Spectrum and Network Measurements (2nd Edition)
This updated edition of the industry's classic text combines the theory, practice, and latest technology of spectrum and network measurements in electronic systems to offer a comprehensive and easy way to understand frequency domain measurements. Spectrum and Network Measurements, 2nd Edition has been completely updated to take into account the latest technology, particularly focusing on the shift from analog to digital in communication systems, plus an important new chapter on EMC measurements of radiated and conducted emissions has also been added. Using simplified block diagrams, this book offers a thorough coverage of critical concepts, such as decibels, Fourier analysis, noise effects, impedance matching, intermodulation distortion, reflection measurements, and SParameters. By picking up where the majority of electrical engineering programs stop, this title takes basic EE theory and translates it to the world of electronic measurements. This enables the reader to understand the basic theory of signals and systems, relate it to measured results, and apply it when creating new designs.
Inspec keywords: network analysers; fast Fourier transforms; pulse measurement; spectral analysers; electromagnetic compatibility; electric noise measurement; transmission lines; filtering theory; twoport networks; distortion measurement
Other keywords: fast Fourier transform analyzer; Fourier theory; spectrum measurement; distortion measurement; EMC measurement; modulation measurement; transmission lines; filtering; Decibels; twoport network; swept spectrum analyzer; network analyzer; noise measurement; vector network measurement; pulse measurement; averaging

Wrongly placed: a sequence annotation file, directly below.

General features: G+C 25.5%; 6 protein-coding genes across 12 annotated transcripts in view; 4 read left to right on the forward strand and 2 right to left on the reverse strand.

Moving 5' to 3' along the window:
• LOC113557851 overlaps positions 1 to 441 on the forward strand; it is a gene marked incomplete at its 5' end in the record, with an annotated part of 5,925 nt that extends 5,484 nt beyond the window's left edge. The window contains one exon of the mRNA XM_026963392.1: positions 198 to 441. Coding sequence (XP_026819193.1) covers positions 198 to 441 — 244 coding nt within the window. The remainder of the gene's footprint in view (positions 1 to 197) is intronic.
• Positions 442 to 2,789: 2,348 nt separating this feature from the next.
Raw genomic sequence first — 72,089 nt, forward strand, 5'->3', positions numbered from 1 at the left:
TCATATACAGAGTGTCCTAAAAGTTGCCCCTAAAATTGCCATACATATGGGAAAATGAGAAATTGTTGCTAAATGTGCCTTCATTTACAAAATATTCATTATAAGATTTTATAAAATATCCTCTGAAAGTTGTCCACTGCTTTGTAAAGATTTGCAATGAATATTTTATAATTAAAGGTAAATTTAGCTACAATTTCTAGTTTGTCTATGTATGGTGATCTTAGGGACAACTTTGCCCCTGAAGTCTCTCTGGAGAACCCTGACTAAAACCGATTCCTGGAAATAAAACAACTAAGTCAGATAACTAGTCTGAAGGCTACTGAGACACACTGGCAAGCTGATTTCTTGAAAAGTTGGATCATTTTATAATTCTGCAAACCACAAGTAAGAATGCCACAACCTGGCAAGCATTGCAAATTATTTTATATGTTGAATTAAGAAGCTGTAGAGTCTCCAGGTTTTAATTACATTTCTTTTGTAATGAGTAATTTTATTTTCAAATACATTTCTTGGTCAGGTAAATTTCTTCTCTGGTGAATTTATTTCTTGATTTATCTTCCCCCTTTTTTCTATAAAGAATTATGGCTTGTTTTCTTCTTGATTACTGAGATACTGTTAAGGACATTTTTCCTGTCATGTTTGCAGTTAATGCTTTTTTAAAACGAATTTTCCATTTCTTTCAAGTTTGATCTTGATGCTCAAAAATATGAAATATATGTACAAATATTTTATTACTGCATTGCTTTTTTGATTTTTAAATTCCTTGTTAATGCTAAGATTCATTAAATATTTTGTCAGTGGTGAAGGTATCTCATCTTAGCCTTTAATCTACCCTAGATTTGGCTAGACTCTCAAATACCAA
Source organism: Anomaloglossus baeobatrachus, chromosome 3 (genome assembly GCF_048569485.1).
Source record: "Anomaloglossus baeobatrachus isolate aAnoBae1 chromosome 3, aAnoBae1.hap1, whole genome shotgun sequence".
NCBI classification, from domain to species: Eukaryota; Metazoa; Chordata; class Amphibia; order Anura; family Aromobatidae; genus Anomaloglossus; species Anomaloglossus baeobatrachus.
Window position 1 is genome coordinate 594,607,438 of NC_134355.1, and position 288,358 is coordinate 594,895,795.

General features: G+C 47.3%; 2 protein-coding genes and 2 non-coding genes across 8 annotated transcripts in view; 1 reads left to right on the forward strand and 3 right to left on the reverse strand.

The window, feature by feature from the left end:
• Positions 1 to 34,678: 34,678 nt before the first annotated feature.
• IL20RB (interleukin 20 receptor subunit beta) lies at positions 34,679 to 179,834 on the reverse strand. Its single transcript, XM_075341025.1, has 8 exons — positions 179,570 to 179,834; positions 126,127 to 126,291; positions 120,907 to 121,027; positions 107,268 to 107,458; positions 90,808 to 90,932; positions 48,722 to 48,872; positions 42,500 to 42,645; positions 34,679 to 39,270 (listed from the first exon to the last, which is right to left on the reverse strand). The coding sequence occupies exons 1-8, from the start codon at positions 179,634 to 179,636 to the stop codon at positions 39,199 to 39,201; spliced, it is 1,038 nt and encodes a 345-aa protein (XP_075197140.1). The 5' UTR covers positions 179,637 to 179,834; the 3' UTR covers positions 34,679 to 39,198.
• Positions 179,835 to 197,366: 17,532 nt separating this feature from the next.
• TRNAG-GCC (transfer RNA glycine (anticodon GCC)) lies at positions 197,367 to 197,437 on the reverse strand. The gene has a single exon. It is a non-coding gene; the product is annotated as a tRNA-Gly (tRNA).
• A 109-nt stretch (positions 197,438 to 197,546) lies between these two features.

Subjects: Network and spectrum analysers; General electrical engineering topics; Integral transforms; Textbooks; Electromagnetic compatibility and interference; Electric noise and interference measurement; Filtering methods in signal processing
 Book DOI: 10.1049/SBEW506E
 Chapter DOI: 10.1049/SBEW506E
 ISBN: 9781613530146
 eISBN: 9781613530368
 Page count: 359
 Format: PDF

Front Matter
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1 Introduction to Spectrum and Network Measurements
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2 Decibels
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Decibels are used to specify ratios of powers and voltages in a logarithmic fashion. Absolute levels can also be specified by supplying suitable reference values. Decibels are commonly used for gain and loss calculations in electronic systems. Generally, spectrum and network analyzers display measurement results with their displays calibrated in decibels. The popularity of the decibel in such applications is due to its ability to compress logarithmically widely varying signal levels. For example, a 1 V signal and a 0.1 mV signal can both be represented on a display with 100 dB of range. To show these two signals simultaneously with reasonable clarity on a linear scale is impractical. Decibels also are useful for gain and loss calculations, where multiplication operations are transformed into (easier) additions.

3 Fourier Theory
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The most common way of representing signals is in the time domain. Another representation of a signal is via the frequency domain, which is inherent in spectrum measurements. In the frequency domain, the signal is described in terms of its frequency content, plotting the amount of power present at each frequency. A complete frequency domain representation includes both the magnitude and phase of the signal. The frequency domain is related to the time domain by a body of knowledge generally known as Fourier theory, named for Jean Baptiste Joseph Fourier (17681830). This includes the series representation known as the Fourier series and the transform techniques known as the Fourier transform. Discrete (digitized) signals can be transformed into the frequency domain using the discrete Fourier transform (DFT).